Resident Physician University of Rochester Medical Center
Introduction: Ureteral stenting is common for managing obstructive uropathy. This study seeks to evaluate immunoinflammatory changes in the stented ureter and determine whether stent-related inflammation in the ureter could contribute to ureteral dysfunction.
Methods: Pigs were stented unilaterally for 14 days (stented group) and compared to the contralateral unstented ureter (unstented group). Additional pig ureters were stented for 14 days and then allowed to recover for 7 days (recovered group). Ureters from pigs that were never stented were also evaluated (control group). N=3 for all groups. Ureters were analyzed by RNAseq and proteomic analysis to evaluate the presence of pro-fibrotic factors.
Results: RNAseq demonstrated clustering of the unstented, stented, and recovered groups separately on hierarchical clustering with the control group and unstented group segregating together (Figure 1). The stented ureter had increased transforming growth factor (TGF)-ß2, and TGF-ß-receptor(R)-2 and multiple collagens (Col) RNA levels compared to the unstented group. Compared to the stented group, the recovered group had alterations in TGF-ß2 and Col 4A2, 6A5, 1A2, and 3A1 RNA expression. Compared to the unstented group, the recovered group had increased expression of Col 12A1, 17A1 and 8A1 mRNA and decreased Col 53A and 8A2 mRNA. Proteomic analysis demonstrated that compared to the unstented group, the recovered group had increased Col 6A2, 6A3, and 7A1 and decreased Col 6A6 and 5A3. The recovered group had few differences in protein expression and no changes in Col levels compared to the stented group, indicating that many of the changes are recoverable.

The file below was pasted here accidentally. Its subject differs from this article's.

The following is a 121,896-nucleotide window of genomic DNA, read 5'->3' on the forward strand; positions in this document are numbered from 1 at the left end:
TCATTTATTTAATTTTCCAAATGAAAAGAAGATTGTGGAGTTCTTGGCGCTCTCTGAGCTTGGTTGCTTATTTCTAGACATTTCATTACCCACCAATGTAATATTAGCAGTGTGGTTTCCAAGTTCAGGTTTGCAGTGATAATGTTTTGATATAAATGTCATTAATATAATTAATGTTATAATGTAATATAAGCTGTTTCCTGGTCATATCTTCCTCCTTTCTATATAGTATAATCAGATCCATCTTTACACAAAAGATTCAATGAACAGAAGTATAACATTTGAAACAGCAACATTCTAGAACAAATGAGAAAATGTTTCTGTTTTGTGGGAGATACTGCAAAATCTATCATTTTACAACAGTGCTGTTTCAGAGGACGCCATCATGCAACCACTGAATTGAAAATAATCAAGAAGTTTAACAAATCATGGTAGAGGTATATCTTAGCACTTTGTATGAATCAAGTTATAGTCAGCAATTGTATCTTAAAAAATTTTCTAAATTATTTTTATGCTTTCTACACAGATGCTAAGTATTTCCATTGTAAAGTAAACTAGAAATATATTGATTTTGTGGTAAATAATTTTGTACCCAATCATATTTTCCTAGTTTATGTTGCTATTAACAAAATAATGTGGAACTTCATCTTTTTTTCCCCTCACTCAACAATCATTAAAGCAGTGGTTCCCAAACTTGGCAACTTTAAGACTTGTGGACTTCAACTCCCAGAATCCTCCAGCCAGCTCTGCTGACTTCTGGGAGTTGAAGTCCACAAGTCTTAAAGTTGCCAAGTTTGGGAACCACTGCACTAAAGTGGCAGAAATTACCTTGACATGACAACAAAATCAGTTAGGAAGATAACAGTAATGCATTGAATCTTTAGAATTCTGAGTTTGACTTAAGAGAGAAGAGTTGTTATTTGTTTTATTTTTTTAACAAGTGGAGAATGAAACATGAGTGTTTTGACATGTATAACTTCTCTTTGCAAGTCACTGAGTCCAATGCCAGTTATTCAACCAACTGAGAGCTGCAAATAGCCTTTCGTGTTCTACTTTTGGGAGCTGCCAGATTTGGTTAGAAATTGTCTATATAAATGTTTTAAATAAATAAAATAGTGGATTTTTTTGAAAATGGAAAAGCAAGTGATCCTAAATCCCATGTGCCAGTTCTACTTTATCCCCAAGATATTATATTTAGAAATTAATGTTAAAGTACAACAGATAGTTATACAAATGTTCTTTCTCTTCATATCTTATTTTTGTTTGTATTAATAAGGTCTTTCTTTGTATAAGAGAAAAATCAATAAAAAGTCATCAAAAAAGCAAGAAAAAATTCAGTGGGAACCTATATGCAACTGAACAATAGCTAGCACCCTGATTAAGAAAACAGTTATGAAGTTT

Conclusions: Indwelling stents result in alterations in signaling pathways associated with fibrosis formation, which may contribute to stent-associated ureteral dysfunction. Many of these alterations improve 7 days following stent removal, but some aberrancies remain. These changes do not appear to affect contralateral unstented ureters. More work is needed to fully characterize pro-fibrotic changes in stented ureters, which may help elucidate causes and treatment strategies for stent-related ureteral dysfunction, pain, and possibly stricture pathogenesis.
Source of Funding: Boston Scientific Investigator Initiated Research Grant to Dirk Lange